The Science Behind Procrastination

  • October 8, 2019

Are you one of those people who leaves unpaid bills in a pile on the kitchen table as the due date approaches? Do you adamantly refuse to acknowledge the to-do list that’s been staring at you from the corner of your desk for months? Maybe you’ve also been putting off that annual visit to the dentist—for five years? If this sounds familiar, the diagnosis is clear: you are a procrastinator. In fact, you might be procrastinating this very minute by reading this article.

Don’t worry, you’re not alone. Most of us suffer from serious procrastination at some point in our lives. It’s the tireless force encouraging us to put off completing a task, and is characterized by the common refrain: “I’ll do it tomorrow.” Is it caused by simple laziness? Or, moreover, by a crippling lack of organization?

Actually, it’s neither—at least, not always. Whether the reasons are psychological, neurological, or environmental, there is some pretty hard science behind the art of procrastination. And we’re here to tell you all about it.

Humans are programmed to procrastinate

According to Julien Vion, a French neuropsychologist, “Even when you are a rigorous person, and you think it’s not in your nature to procrastinate, you might find yourself procrastinating unconsciously.”
Why? Because the human species was more or less “programmed” to procrastinate the moment we started walking upright.Since the dawn of Homo sapiens, the human brain has been hooked to the pleasure circuit,” Vion explains. “It’s a super-powerful system that pushes us to choose instant gratification over laborious tasks, even though the latter may bring us greater pleasure when completed.”

“The pleasure circuit…pushes us to choose instant gratification over laborious tasks.” Julien Vion

However, some of us are better equipped to withstand this temptation than others. We should also distinguish between intermittent and chronic procrastination because the latter describes a regular pattern of behavior that is often damaging to ourselves and those around us. Chronic procrastination affects about one in five of the adult population and an estimated 80% to 95% of university students.

Procrastination: an inability to manage emotions

To understand the mechanisms that drive us to such behavior, let’s take a look at the scientific definition of procrastination. Timothy Pychyl is a professor of psychology at Carleton University in Canada who specializes in this subject. He defines procrastination as “the voluntary delay of an intended action, despite the knowledge that this delay may harm the individual in terms of task performance or even just how the individual feels about the task or him/herself”. The paradox here is that procrastinators deliberately choose to postpone a task they have decided to carry out, even though they know they will end up facing unfortunate consequences by doing so.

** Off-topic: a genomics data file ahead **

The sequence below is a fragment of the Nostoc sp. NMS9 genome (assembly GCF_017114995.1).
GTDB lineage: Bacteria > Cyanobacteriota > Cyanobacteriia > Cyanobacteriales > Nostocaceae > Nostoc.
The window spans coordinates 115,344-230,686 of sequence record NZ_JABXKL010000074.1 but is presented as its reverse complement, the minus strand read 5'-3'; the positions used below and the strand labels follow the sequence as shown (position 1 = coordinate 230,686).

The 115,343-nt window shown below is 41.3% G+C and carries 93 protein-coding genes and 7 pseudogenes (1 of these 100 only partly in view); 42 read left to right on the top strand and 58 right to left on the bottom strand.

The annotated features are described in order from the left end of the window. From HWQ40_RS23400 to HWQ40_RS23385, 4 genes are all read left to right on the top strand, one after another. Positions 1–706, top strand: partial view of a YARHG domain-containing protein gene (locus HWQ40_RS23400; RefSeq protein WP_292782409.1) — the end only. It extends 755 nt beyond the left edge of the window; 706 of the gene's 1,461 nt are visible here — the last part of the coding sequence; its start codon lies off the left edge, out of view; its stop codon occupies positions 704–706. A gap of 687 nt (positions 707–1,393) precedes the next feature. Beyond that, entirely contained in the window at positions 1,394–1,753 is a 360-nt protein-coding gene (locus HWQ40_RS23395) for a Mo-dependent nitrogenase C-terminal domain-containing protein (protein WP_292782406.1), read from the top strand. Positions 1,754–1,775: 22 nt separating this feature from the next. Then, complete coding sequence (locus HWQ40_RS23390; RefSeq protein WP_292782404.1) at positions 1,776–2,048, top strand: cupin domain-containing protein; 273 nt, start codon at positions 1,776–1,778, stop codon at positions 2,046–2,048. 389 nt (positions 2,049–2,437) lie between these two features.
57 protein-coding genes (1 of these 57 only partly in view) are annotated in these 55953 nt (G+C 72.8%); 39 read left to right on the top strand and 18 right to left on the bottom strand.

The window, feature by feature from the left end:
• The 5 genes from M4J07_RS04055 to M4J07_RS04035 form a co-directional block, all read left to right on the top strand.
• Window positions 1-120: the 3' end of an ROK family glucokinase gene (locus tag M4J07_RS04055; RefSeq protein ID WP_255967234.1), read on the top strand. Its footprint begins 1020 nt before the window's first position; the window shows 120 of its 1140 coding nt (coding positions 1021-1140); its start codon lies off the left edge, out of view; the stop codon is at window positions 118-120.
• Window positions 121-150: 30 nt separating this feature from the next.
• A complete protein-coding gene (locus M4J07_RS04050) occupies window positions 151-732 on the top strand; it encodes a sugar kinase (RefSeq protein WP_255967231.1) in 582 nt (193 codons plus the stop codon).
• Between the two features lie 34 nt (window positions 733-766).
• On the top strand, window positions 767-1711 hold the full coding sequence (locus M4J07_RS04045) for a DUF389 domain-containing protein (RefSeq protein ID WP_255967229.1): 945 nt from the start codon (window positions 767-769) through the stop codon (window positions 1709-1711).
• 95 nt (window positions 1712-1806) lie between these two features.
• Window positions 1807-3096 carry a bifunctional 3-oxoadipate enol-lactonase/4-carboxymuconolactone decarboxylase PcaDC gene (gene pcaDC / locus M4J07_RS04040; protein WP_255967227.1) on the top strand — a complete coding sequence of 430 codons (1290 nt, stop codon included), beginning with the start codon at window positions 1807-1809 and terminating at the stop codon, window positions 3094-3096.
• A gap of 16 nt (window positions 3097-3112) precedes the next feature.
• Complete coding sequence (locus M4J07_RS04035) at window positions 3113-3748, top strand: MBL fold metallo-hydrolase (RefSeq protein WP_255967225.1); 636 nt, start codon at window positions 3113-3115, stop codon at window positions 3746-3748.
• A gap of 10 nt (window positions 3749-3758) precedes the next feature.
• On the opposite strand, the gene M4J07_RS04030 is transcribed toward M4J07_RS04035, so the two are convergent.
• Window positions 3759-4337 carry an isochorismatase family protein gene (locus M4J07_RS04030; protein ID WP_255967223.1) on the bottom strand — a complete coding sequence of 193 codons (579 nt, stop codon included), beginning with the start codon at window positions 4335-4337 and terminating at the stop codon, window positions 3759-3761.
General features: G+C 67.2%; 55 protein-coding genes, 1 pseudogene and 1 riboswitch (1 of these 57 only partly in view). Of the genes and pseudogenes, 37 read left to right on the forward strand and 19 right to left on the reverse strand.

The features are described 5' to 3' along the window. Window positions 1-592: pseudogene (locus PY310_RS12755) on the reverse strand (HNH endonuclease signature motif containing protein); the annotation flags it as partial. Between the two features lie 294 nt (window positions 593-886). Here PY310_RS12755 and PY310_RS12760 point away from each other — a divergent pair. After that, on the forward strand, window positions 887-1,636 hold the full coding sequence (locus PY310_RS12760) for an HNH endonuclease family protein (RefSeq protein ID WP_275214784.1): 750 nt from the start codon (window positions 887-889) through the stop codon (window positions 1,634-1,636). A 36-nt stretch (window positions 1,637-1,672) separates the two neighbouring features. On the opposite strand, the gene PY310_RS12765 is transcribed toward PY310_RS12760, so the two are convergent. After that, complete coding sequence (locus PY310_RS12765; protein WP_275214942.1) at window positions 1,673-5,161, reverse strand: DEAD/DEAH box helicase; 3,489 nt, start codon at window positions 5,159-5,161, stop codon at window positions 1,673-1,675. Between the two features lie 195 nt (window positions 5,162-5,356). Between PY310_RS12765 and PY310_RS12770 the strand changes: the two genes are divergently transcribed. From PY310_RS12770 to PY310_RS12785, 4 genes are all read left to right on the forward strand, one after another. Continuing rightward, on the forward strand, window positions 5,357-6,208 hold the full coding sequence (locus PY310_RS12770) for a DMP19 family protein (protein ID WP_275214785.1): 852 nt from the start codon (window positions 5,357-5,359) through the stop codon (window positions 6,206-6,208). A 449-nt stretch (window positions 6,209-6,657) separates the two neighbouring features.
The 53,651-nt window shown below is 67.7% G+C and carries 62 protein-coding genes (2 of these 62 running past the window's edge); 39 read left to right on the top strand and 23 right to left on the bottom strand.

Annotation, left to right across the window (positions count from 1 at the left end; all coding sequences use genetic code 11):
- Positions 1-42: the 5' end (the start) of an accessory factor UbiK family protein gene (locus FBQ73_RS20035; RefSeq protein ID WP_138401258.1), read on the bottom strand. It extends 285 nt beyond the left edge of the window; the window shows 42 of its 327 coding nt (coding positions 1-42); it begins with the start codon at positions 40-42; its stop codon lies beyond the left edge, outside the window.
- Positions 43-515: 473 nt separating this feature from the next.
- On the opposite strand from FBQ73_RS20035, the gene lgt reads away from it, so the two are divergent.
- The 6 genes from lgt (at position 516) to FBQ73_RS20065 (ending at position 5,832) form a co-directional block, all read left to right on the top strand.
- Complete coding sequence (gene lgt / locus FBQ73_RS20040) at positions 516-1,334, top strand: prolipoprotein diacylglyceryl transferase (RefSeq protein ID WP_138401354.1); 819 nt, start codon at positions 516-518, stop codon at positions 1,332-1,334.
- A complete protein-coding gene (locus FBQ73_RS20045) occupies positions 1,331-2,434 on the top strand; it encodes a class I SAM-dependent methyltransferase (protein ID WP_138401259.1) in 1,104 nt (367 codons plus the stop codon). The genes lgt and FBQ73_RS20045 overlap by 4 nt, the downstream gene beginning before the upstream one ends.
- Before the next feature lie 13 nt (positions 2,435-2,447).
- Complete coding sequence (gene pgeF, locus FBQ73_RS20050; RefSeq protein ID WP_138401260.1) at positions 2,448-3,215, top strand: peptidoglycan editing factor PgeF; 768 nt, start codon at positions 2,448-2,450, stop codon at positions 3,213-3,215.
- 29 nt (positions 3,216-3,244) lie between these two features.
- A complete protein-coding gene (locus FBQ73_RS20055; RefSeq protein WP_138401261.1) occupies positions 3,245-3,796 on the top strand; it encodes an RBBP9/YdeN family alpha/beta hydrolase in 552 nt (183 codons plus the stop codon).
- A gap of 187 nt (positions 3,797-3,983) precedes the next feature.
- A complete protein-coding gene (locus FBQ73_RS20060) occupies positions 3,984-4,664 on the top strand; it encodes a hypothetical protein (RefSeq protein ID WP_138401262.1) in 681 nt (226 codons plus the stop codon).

It’s not a disease

Procrastination is not a disease, but rather a behavior that stems from an inability to cope with our emotions. Experts talk about the “failure of self-regulation”. In fact, procrastination stems from an inability to manage the emotions of having to choose between a demanding task with potentially small rewards and a less demanding task with a greater immediate reward. “Procrastinators know what they need to do but are unable to move forward,” explains Professor Pychyl. “They are caught in the intention-action gap.”

Vion adds, “The intention and desire to act are there, but there is not enough self-control to trigger the action.” Also, contrary to popular belief, procrastination is not about being lazy, nor being poorly organized. Some procrastinators are highly active, as long as the immediate occupation is more enjoyable than the aversive task to be accomplished.

“Procrastinators are caught in the intention-action gap.” Timothy Pychyl

The psychological reasons behind our lack of action

The ability to control our emotions—or lack thereof— directly influences how likely we are to procrastinate. Some people are more affected by procrastination because their psychological make-up quite simply promotes such behavior. For example, those who are affected by depression or bipolar disorder are more likely to procrastinate. Looking more closely at these mental health issues, and the traits associated with them, might well be a good place to start looking for the causes of procrastination.

Psychological causes frequently include fear of failure, low self-esteem, perfectionism, and an adverse reaction to frustration or boredom. All of these emotions can stand in the way of action. As the French philosopher Charles Pépin says, “Taking action makes you confident.” When it comes to perfectionists, he explains, “The relationship between procrastination and perfectionism is an uneasy one. We lie to ourselves, convincing ourselves we’ll get to it when we’re good and ready. But, basically, we’re never perfectly ready. Self-confidence, courage, and freedom is the ability to go for something even when we don’t feel ready.” According to the philosopher, we must “move away from a logic of perfectionism towards a logic of continual improvement”.

“Move away from a logic of perfectionism towards a logic of continual improvement.” Charles Pépin

The amygdala: the heart of our emotional responses